Citigroup Inc.'s commercial bank is recovering from the financial crisis — just not fast enough.
The No. 3 bank by assets on Tuesday said it would slash $2.5 billion to $3 billion of expenses in the coming year, after reporting a worse-than-expected 7% drop in revenue in the fourth quarter from a year earlier.
A slump in Citigroup's investment bank was the culprit. That business line was problematic for most large financial companies in the second half of 2011. But unlike some of its rivals, Citigroup still cannot fully rely on its more traditional banking businesses to pick up the slack for a weak quarter in securities and trading.
"The results looked good from global, traditional banking - but is that going to be enough to offset the cuts elsewhere? Clearly not this quarter," says Timothy Ghriskey, co-founder of the asset manager Solaris Group, which owns Citigroup shares.
"They've got to make better progress both improving traditional banking as well as reducing costs quickly," he says.
Three years after the financial crisis sent Citigroup into the government's arms for $45 billion of bailouts, the bank on Tuesday posted its second full year of profits. Chief Executive Vikram Pandit has slimmed down the company from the financial behemoth cobbled together by Sandy Weill, but he has done so by focusing largely on investment banking and international markets — both of which are being hit by the European debt crisis and global economic uncertainty.
Pandit's strategy has largely won praise from investors and industry members, although what he calls the "macro environment" has made it difficult for him to return Citigroup to the level of profitability the bank enjoyed before the financial crisis.
"I'm not happy with those revenues" in investment banking, Pandit told analysts on a separate conference call on Tuesday. "A lot of that's related to the market."
There were some bright spots, particularly from some of those international markets. Loans in what Citigroup considers to be its main unit grew 14% from a year earlier, especially in Latin America and Asia. But loan growth was flat overall when also accounting for the Citi Holdings unit of assets the bank is trying to sell or wind down.
Consumer banking revenues in Citigroup's main unit also inched up 1% from a year earlier, to $8.2 billion.
"Things seem to be picking up when it comes to loan demand," Chief Financial Officer John Gerspach told reporters on a conference call Tuesday. He cited increased demand, especially for corporate loans, "pretty much spread around the world and in every geography [where] we operate."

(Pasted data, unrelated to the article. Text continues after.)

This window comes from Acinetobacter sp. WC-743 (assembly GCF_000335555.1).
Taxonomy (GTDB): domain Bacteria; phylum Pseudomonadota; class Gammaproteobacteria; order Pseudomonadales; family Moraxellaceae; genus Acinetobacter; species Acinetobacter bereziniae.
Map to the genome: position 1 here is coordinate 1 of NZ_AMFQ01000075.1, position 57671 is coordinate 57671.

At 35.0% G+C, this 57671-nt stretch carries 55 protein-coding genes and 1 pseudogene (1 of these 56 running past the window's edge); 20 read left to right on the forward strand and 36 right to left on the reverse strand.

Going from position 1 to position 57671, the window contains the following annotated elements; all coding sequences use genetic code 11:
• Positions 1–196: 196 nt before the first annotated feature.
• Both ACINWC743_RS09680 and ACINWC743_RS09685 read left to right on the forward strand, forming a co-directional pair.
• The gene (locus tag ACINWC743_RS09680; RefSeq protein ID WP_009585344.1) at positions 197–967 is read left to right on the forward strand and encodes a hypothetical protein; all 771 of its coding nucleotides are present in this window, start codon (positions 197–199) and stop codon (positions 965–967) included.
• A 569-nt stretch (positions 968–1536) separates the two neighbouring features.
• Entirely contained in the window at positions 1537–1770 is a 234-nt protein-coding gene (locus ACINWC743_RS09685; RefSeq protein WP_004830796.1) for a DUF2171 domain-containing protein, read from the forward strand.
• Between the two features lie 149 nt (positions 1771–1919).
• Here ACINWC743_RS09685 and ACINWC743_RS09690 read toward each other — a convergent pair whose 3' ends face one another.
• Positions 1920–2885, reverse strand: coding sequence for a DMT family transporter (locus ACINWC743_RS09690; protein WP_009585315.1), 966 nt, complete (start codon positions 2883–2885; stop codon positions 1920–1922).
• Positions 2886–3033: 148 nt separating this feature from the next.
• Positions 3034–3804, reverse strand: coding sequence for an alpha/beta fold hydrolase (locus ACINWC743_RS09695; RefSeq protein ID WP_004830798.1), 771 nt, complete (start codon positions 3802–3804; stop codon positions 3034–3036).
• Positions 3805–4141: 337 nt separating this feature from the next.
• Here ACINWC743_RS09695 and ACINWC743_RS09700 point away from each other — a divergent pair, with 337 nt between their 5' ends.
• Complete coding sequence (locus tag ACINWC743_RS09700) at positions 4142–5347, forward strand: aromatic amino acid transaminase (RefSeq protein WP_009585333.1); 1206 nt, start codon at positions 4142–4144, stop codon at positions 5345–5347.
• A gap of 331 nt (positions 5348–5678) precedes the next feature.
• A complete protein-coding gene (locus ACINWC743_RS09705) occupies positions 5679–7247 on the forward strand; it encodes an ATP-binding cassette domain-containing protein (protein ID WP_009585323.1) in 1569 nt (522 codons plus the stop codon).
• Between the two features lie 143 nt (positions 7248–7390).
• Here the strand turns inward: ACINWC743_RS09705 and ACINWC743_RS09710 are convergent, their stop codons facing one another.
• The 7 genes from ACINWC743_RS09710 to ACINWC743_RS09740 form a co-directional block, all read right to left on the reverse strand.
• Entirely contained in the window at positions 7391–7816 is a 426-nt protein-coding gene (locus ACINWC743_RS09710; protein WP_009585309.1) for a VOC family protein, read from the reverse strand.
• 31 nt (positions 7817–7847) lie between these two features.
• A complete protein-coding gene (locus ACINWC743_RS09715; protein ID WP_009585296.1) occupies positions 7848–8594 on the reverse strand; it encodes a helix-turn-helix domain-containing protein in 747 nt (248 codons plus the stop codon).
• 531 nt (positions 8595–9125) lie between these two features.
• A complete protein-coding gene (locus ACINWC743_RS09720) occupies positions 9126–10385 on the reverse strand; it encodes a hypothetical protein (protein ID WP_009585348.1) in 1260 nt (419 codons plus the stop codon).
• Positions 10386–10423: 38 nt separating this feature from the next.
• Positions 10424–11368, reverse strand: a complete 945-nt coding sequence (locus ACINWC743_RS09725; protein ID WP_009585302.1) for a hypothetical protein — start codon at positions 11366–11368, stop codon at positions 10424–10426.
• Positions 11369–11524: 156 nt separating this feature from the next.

But that growth has not been enough to propel Citigroup through the prolonged slump of investment banking. Consumer banking "is still a touch-and-go space for all the banks — it's not an area that I have optimistic feelings about," says Jason L. Ware, an analyst with Salt Lake City-based Albion Financial Group.
"If you go in with lower expectations, it will be adequate. If you expect we're going to see a return to the glory days of the mid-2000s, then you're going to be disappointed," he says.
Now Citigroup, like its main rivals, is resorting to cost cuts. On Tuesday, the bank said it would compensate for an increase in expenses in 2011 by cutting them in 2012.
Citigroup has already laid off 5,000 people by the end of 2011, including about 1,200 in its securities and banking group, Gerspach said on Tuesday. Pandit told analysts on the call that Citigroup will "continue to right-size our businesses for the opportunities we see."
The expense cuts will be deeper at Citigroup than at its rival Wells Fargo & Co., which also announced roughly $1.5 billion worth of cost-cutting measures while reporting fourth-quarter results on Tuesday.
"They're all looking to prop up that bottom line, because the top line is so anemic," Ware says.
Ghriskey applauded Citigroup's cuts but says he expects the bank to slim down even more in the future.
"There are a lot of costs that can still come out of this company," he says. "There's more cutting to go here, so we can look forward to that."
Citigroup's fourth quarter profit fell 11% from a year earlier, to $1.17 billion, or 38 cents per share. Its quarterly revenue fell to $17.17 billion.
Its shares fell more than 8.2% Tuesday, to close at $28.22.